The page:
Ukip’s on the verge of a spectacular comeback – and it’s all thanks to Theresa May

Ukip’s on the verge of a spectacular comeback – and it’s all thanks to Theresa May, by James Delingpole.

Paul Joseph Watson, Count Dankula and Sargon of Akkad have joined Ukip. Let that sink in. …

None of them is remotely ‘alt-right’, but this hasn’t stopped their enemies on the left trying to tar them with that brush. It’s how they were billed in a Mirror story headlined: ‘Meet the new face of Ukip: the free speech extremists who could make Ukip dangerous again.’ And also in a New Statesman article by ex-BBC journalist Paul Mason, which accused Ukip of ‘pandering to right-wing nationalism and xenophobia’.

This is because ‘alt-right’ (in fact, a tiny, minority movement with no relevance except as a bugbear) has become the left’s preferred euphemism for ‘fascist’, ‘Nazi’, ‘people we can safely dismiss without taking the trouble to listen to what they are saying’.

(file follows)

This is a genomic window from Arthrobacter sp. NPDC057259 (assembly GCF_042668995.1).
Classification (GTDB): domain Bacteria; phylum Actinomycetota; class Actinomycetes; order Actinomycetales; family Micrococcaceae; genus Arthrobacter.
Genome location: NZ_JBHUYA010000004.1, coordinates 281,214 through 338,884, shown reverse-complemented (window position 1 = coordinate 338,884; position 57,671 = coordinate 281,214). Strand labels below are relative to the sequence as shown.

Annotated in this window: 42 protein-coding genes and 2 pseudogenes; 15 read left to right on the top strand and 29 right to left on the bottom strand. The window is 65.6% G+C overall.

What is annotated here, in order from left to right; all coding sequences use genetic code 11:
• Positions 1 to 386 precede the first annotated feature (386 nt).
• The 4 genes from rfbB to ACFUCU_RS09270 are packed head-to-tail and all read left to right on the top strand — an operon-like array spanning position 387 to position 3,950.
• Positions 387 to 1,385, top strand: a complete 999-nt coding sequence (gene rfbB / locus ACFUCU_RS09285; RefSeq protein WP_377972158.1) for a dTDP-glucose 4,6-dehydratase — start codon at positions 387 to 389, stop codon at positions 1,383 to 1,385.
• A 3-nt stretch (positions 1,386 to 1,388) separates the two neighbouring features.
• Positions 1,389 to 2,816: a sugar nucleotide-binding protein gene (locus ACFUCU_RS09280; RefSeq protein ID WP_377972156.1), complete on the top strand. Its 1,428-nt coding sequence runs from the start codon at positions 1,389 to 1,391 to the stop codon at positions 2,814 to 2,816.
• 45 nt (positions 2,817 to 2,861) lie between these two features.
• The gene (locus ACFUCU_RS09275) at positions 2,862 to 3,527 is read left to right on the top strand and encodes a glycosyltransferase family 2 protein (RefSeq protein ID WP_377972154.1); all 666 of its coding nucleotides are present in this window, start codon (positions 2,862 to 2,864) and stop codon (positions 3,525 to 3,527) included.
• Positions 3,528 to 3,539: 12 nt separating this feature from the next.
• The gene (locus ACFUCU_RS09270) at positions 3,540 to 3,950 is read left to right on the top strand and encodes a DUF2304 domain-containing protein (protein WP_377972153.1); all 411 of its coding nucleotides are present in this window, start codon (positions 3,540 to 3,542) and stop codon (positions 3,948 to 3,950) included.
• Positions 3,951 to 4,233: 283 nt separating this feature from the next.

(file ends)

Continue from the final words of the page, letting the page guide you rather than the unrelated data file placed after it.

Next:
In fact, what Watson, Meechan, Benjamin and their ilk are saying is eminently reasonable, well thought through, logical and compelling. Their main beef is that free speech — the bedrock of any advanced, liberal democracy — is under threat. And that none of the three biggest parties is doing the damnedest thing to preserve it. …

What I love about Watson is that he tells it exactly as he sees it. There’s none of that mealy-mouthedness you find among that older generation of journalists who’ve spent years having to temper their polemic in order not to sound too extreme. Watson, like many of his peers, has never had to do a proper job, so he is untainted and untrammelled and takes no prisoners. …

Like Sargon, like Dankula, like Milo Yiannopoulos — who also joined Ukip — he is the voice of a smart, sassy, meme-literate generation who are sick to death of the double dealings and manoeuvring and evasiveness that brought us to our current Brexit impasse. They want action not words; Trump (or something akin), not Theresa May.

By welcoming these new voices, Ukip has suddenly — if, probably, inadvertently — transformed itself from a deeply embarrassing party of irrelevant, funny old men in terrible purple ties into a potent force of revolution. Like Germany’s AfD or its populist equivalents from Italy to Sweden, Ukip could now become the party of rebels too intelligent to vote socialist, too jaded and betrayed to vote for the mainstream again.

hat-tip Stephen Neil